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Passion for Tattoos on Display in London

The sound of buzzing needles, the smell of incense and the sight of full-body artwork pricked the interest of thousands of tattoo enthusiasts gathering in trendy east London this weekend.

The first International London Tattoo Convention (search) opened Friday as more than 150 of the world's best tattoo artists arrived at a former brewery to share their craft with veterans and newcomers to body art.

Many attend a tattoo convention to show off their work, purchase body jewelry or even pick up lifelong souvenirs on their bodies. But for some, the best part is the "brotherhood" of the tattoo community, said Mike Davis, who has been a tattoo artist in San Francisco for 18 years.

"You make friends from all over the world, so it's like a big reunion every time there's a convention," Davis said.

Specially invited artists from as far as Australia, Japan, Greece and Italy (search) have set up booths within the Old Truman Brewery (search) on Brick Lane, an area that is a focal point for fashionable London artists as well as for the city's Bangladeshi community.

Conventioneers can schedule appointments or stop by for an impromptu tattoo, depending on the artist.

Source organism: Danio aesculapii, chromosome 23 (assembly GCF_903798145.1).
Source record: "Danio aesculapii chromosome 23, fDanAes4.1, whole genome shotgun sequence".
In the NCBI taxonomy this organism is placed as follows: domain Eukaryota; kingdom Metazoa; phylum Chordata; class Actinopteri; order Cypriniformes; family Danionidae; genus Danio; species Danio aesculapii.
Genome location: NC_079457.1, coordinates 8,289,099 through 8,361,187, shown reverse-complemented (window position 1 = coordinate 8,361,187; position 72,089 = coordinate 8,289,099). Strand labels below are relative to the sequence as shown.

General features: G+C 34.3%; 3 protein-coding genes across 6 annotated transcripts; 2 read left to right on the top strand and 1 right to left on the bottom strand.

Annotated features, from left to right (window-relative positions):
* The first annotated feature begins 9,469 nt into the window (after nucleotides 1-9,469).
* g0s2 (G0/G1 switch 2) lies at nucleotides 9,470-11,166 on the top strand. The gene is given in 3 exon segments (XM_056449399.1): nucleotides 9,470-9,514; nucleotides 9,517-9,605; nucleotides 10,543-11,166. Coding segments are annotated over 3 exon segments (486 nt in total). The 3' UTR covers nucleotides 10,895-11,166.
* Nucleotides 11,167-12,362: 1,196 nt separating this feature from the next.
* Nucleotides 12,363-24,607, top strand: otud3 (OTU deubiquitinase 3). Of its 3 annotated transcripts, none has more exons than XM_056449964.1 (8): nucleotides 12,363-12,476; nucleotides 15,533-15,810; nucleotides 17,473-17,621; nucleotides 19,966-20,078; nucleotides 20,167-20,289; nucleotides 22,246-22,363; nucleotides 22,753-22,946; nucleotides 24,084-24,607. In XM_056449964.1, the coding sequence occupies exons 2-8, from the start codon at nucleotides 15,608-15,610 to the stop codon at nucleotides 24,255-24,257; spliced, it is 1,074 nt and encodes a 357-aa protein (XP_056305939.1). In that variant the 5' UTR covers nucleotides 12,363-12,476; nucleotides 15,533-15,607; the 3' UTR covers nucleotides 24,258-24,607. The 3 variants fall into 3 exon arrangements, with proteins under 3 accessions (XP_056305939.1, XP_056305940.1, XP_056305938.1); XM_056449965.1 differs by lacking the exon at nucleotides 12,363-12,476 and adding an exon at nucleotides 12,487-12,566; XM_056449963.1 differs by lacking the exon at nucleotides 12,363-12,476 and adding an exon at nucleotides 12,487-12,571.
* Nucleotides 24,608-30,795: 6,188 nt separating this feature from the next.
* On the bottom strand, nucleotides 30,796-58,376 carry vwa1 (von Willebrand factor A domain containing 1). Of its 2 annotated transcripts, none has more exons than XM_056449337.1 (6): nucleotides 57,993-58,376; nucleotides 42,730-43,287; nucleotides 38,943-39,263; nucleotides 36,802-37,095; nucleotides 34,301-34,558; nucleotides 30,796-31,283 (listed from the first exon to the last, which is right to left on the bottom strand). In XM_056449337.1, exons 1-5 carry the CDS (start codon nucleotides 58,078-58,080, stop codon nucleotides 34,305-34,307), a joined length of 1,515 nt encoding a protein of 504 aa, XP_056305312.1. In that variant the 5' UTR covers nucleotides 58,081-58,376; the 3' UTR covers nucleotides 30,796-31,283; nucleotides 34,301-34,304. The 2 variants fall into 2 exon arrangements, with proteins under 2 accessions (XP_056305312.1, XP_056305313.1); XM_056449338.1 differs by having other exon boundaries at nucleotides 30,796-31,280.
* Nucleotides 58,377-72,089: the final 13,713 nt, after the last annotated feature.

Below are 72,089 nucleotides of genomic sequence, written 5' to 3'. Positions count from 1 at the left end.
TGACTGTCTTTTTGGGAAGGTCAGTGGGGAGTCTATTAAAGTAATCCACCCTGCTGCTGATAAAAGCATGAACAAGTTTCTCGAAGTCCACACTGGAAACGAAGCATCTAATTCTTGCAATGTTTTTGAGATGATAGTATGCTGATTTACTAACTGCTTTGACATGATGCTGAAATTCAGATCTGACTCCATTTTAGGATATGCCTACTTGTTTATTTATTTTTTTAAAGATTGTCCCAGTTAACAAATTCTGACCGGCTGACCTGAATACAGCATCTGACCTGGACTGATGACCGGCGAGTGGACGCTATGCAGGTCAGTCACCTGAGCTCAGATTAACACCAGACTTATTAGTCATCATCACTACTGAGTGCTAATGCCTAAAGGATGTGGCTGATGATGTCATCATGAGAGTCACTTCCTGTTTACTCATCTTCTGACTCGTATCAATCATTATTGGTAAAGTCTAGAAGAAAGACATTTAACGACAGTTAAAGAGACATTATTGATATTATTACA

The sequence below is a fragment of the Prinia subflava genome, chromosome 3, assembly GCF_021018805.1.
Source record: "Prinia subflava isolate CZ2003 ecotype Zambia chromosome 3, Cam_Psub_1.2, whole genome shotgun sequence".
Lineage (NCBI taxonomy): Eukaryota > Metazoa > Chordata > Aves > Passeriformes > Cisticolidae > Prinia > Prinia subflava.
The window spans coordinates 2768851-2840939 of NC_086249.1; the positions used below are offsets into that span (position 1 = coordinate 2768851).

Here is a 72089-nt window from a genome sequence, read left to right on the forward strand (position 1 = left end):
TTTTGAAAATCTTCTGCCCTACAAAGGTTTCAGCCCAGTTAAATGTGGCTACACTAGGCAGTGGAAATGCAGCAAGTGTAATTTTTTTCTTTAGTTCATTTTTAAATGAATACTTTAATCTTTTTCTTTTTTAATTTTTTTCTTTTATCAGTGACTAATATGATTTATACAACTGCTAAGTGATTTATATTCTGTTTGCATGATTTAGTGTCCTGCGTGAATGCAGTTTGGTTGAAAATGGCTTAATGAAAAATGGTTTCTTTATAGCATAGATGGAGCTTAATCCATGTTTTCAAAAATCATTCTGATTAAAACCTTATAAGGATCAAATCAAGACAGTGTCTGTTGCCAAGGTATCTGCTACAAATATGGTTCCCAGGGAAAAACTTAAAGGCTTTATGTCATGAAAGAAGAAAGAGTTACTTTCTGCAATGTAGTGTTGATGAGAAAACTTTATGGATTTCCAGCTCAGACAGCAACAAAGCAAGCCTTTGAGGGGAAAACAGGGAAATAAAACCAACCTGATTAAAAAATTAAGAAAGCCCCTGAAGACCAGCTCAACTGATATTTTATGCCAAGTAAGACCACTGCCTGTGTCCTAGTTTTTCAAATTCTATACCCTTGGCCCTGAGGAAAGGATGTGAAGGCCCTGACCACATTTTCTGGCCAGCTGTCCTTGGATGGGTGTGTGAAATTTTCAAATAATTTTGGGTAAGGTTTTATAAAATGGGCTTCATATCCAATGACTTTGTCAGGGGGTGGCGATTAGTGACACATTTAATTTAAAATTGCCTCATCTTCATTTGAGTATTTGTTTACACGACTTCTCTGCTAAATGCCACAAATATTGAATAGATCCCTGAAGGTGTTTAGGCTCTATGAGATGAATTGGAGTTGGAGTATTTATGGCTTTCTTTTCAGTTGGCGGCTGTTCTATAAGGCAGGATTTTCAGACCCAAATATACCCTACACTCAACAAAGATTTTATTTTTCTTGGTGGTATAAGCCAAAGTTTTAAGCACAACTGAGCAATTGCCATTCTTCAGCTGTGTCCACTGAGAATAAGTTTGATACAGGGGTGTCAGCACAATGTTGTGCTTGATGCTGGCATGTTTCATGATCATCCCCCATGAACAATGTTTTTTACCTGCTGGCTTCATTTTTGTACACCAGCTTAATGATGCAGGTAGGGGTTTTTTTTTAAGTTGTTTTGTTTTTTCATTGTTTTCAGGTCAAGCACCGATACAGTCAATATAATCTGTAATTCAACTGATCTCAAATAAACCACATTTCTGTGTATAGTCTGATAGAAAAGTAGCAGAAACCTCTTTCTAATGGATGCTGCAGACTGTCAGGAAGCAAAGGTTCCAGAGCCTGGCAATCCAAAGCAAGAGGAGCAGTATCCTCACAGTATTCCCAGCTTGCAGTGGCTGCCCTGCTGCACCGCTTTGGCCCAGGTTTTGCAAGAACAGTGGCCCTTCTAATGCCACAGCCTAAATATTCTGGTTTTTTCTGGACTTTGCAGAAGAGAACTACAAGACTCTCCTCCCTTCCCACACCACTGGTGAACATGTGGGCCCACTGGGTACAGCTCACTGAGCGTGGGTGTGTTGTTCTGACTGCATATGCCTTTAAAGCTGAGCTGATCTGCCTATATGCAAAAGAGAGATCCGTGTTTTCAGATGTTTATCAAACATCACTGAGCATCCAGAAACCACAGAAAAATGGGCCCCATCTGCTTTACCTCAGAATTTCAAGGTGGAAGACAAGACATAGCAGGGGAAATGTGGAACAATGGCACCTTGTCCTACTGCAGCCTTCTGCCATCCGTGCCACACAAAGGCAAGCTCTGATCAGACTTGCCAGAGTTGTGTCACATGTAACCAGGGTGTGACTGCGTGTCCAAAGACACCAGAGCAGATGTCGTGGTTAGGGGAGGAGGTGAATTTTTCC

"A convention is similar to a band being on tour — if you are someone's favorite artist, this is a chance for them to get work by you," Davis said.

Organizers expect at least 15,000 people to attend this weekend and plan to make the London convention an annual gathering, according to Roland Hyams, a spokesman for the convention's organizing committee.

"The western habit of tattooing began in Britain, and London was really the heart of that," Hyams said.

This form of permanent body art entered western culture in 1769 when explorer Capt. James Cook traveled to Tahiti (search) and saw their tattoos, Hyams said. He brought the concept to Britain, where it became especially popular with soldiers and sailors.

Hyams said it is believed that Cook coined the word "tattoo" from the sound the hammer made when hitting the needle used to cut the skin in Tahitian tattooing.

The art form's popularity spread beyond Britain, and enthusiasts now gather for conventions all over the world.

Ernst Wegener traveled from Boedefeld, Germany, for the London event. The 62-year-old has 55 piercings and has spent 88 hours under the needle completing his full-torso tattoos.

"It's very significant," Wegener said of the "tree of life" tattoo bearing his initials on his back. "It's associated with my name, and the branches of the tree represent life, eating and drinking."

Tattoos often have special meaning to their wearers, said London-based tattoo artist Lal Hardy. He said he thinks people get tattoos for many different reasons, but often their motivation is rooted in a desire to change something about themselves.

"Human beings are never satisfied with their bodies," Hardy said. "Tattoos are just one branch of that. It's something you can get for yourself, and no one can steal it."